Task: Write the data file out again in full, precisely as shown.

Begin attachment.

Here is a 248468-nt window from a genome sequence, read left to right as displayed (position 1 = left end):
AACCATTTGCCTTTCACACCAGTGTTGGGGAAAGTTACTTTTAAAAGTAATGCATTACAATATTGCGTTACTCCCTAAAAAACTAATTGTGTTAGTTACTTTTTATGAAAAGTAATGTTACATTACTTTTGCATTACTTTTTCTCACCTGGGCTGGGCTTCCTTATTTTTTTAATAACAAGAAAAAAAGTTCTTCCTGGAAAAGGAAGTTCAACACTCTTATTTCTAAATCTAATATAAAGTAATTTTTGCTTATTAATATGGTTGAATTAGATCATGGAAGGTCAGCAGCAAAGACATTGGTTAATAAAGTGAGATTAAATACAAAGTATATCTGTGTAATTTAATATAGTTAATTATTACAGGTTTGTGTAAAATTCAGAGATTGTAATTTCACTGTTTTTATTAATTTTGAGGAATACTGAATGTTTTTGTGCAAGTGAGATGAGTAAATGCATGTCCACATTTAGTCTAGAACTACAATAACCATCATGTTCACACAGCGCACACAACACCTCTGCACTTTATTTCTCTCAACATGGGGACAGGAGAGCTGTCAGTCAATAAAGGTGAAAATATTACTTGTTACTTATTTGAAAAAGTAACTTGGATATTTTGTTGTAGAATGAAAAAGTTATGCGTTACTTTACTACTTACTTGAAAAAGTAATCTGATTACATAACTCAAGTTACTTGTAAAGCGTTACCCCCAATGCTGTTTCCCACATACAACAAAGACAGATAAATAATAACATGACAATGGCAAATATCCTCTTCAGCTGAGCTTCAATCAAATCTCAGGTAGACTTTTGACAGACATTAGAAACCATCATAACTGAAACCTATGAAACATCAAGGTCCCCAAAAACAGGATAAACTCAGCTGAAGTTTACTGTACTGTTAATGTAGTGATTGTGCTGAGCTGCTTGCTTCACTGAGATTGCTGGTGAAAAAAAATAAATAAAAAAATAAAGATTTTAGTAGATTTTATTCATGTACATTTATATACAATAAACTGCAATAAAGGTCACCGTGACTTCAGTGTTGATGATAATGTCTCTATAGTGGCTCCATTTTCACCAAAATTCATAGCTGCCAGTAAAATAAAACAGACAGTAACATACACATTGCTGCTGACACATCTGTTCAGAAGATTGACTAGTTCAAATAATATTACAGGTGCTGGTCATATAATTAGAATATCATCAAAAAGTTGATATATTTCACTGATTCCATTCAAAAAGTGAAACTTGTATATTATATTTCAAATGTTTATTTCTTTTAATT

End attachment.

Here is a 248468-nt window from a genome sequence, read left to right as displayed (position 1 = left end):
AACCATTTGCCTTTCACACCAGTGTTGGGGAAAGTTACTTTTAAAAGTAATGCATTACAATATTGCGTTACTCCCTAAAAAACTAATTGTGTTAGTTACTTTTTATGAAAAGTAATGTTACATTACTTTTGCATTACTTTTTCTCACCTGGGCTGGGCTTCCTTATTTTTTTAATAACAAGAAAAAAAGTTCTTCCTGGAAAAGGAAGTTCAACACTCTTATTTCTAAATCTAATATAAAGTAATTTTTGCTTATTAATATGGTTGAATTAGATCATGGAAGGTCAGCAGCAAAGACATTGGTTAATAAAGTGAGATTAAATACAAAGTATATCTGTGTAATTTAATATAGTTAATTATTACAGGTTTGTGTAAAATTCAGAGATTGTAATTTCACTGTTTTTATTAATTTTGAGGAATACTGAATGTTTTTGTGCAAGTGAGATGAGTAAATGCATGTCCACATTTAGTCTAGAACTACAATAACCATCATGTTCACACAGCGCACACAACACCTCTGCACTTTATTTCTCTCAACATGGGGACAGGAGAGCTGTCAGTCAATAAAGGTGAAAATATTACTTGTTACTTATTTGAAAAAGTAACTTGGATATTTTGTTGTAGAATGAAAAAGTTATGCGTTACTTTACTACTTACTTGAAAAAGTAATCTGATTACATAACTCAAGTTACTTGTAAAGCGTTACCCCCAATGCTGTTTCCCACATACAACAAAGACAGATAAATAATAACATGACAATGGCAAATATCCTCTTCAGCTGAGCTTCAATCAAATCTCAGGTAGACTTTTGACAGACATTAGAAACCATCATAACTGAAACCTATGAAACATCAAGGTCCCCAAAAACAGGATAAACTCAGCTGAAGTTTACTGTACTGTTAATGTAGTGATTGTGCTGAGCTGCTTGCTTCACTGAGATTGCTGGTGAAAAAAAATAAATAAAAAAATAAAGATTTTAGTAGATTTTATTCATGTACATTTATATACAATAAACTGCAATAAAGGTCACCGTGACTTCAGTGTTGATGATAATGTCTCTATAGTGGCTCCATTTTCACCAAAATTCATAGCTGCCAGTAAAATAAAACAGACAGTAACATACACATTGCTGCTGACACATCTGTTCAGAAGATTGACTAGTTCAAATAATATTACAGGTGCTGGTCATATAATTAGAATATCATCAAAAAGTTGATATATTTCACTGATTCCATTCAAAAAGTGAAACTTGTATATTATATTTCAAATGTTTATTTCTTTTAATT